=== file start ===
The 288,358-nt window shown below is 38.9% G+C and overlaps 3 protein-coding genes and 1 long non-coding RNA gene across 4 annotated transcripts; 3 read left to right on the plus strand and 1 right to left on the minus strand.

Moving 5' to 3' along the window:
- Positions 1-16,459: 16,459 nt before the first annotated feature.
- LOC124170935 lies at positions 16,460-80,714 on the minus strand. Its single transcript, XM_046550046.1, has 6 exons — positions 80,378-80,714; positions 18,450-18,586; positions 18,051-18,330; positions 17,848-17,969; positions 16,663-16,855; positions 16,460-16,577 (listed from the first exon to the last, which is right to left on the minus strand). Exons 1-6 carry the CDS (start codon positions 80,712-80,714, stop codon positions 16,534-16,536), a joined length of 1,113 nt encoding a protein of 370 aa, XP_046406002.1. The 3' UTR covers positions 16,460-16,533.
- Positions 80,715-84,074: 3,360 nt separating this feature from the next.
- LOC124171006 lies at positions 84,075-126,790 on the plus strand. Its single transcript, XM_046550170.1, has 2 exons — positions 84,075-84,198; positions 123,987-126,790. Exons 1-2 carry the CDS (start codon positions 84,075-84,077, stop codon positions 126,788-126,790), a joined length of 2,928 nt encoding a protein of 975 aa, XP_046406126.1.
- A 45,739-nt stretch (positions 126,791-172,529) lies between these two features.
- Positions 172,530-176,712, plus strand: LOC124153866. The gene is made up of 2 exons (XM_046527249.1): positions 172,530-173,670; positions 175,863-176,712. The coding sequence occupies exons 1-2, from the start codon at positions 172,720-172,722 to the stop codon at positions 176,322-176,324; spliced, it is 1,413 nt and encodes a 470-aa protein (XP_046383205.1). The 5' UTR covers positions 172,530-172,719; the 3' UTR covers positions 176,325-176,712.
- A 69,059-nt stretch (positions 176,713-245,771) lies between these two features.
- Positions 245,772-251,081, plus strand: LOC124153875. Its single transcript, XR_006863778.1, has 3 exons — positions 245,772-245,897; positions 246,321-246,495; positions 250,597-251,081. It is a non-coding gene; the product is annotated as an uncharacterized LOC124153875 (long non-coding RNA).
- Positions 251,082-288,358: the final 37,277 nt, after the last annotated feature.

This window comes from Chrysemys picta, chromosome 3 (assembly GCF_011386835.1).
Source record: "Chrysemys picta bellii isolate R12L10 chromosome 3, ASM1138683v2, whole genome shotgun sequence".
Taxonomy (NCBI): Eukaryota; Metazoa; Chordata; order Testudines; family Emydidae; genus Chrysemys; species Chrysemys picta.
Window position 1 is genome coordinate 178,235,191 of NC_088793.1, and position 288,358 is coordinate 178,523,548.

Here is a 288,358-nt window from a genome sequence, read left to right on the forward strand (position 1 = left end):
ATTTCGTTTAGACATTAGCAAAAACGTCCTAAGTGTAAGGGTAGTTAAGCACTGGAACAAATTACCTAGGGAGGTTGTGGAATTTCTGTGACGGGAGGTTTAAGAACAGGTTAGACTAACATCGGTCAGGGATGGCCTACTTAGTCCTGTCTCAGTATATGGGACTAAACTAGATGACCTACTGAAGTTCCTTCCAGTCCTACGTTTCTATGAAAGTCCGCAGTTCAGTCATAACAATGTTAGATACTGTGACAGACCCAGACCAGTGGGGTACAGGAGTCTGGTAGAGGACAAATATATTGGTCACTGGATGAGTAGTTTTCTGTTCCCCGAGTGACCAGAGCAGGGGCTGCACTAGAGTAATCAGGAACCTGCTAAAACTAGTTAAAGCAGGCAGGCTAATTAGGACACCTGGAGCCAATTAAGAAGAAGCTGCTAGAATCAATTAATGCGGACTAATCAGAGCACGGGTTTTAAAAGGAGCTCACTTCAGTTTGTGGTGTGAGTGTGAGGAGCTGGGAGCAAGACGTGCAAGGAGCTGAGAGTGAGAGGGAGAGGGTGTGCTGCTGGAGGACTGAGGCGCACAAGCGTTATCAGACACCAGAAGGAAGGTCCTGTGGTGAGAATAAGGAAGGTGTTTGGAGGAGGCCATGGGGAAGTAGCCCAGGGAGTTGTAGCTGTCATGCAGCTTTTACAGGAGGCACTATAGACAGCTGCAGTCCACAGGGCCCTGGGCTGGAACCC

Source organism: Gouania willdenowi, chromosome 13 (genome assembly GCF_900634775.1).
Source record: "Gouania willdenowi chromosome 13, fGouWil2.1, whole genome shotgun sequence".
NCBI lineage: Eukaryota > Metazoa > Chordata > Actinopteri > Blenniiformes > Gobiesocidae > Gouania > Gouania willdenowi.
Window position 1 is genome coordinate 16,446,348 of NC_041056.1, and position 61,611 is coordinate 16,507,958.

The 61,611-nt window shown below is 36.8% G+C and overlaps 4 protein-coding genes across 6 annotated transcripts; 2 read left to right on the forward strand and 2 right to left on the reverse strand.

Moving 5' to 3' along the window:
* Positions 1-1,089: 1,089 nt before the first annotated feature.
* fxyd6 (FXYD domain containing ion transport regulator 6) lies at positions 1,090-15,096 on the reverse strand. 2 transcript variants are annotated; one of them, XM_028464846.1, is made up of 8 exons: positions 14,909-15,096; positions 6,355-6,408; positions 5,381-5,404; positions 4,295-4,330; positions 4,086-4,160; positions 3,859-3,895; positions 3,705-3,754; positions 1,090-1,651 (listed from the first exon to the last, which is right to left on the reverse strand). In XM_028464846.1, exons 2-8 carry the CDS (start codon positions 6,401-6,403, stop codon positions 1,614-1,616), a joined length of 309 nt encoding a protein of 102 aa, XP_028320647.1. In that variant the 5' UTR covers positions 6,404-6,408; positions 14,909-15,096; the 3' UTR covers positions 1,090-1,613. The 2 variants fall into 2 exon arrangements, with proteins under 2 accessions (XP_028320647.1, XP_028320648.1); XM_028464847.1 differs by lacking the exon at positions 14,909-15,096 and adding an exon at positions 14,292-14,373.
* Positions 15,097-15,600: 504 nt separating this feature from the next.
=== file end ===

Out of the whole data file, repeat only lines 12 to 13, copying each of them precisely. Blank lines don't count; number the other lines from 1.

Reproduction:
This window comes from Chrysemys picta, chromosome 3 (assembly GCF_011386835.1).
Source record: "Chrysemys picta bellii isolate R12L10 chromosome 3, ASM1138683v2, whole genome shotgun sequence".